When the term legal custody is used, it ordinarily
refers to the responsibility for making the major decisions
about raising a child, such as the child’s education,
health care, religious training. The term joint legal
custody implies that parents make major decisions together.
The parent who is providing direct care for a child
is responsible for the day-to-day decisions.
The term physical custody usually corresponds with
a child's primary residence, and the term primary physical
custody is sometimes used to indicate the primary residence
of the child.
Joint physical custody or shared physical custody usually
refer to an arrangement in which the child has two homes.
Professional opinions differ as to what living arrangements
are best for children of various ages. There is general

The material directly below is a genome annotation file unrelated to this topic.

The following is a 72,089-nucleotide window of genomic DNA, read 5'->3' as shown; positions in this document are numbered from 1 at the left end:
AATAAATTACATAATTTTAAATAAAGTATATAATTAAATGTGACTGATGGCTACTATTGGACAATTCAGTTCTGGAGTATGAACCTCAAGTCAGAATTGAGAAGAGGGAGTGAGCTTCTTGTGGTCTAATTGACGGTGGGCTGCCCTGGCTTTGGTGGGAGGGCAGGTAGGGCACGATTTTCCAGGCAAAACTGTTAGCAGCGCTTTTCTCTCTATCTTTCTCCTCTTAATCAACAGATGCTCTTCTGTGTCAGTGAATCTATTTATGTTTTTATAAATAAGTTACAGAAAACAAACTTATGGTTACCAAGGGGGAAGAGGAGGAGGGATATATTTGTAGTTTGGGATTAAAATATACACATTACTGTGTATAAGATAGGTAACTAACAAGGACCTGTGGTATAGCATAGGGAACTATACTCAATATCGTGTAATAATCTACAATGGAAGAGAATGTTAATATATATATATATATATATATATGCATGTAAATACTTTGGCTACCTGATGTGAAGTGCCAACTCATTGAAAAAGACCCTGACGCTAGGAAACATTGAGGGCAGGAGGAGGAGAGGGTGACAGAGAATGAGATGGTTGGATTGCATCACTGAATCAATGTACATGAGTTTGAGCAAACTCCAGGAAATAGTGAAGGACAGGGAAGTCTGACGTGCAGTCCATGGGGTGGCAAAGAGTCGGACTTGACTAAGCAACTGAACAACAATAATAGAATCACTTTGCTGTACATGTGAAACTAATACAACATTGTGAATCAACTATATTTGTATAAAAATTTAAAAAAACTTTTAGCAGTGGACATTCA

agreement, however, that a young child will need to
see a non-custodial parent more often than an older
child to maintain a meaningful bond.
Each family has its own history, traditions, and needs,
and no one pattern is appropriate of all families. The
Court will usually accept a Parenting Plan to which
the parents have agreed. Although some families, post-separation,
can maintain a highly fluid arrangement, most families
benefit from having a set schedule which accommodates
some degree of flexibility.
The term visitation is becoming an anachronism in some
courts, and many people consider it inappropriate to
describe a meaningful parental relationship which fosters
the growth and independence of a child.
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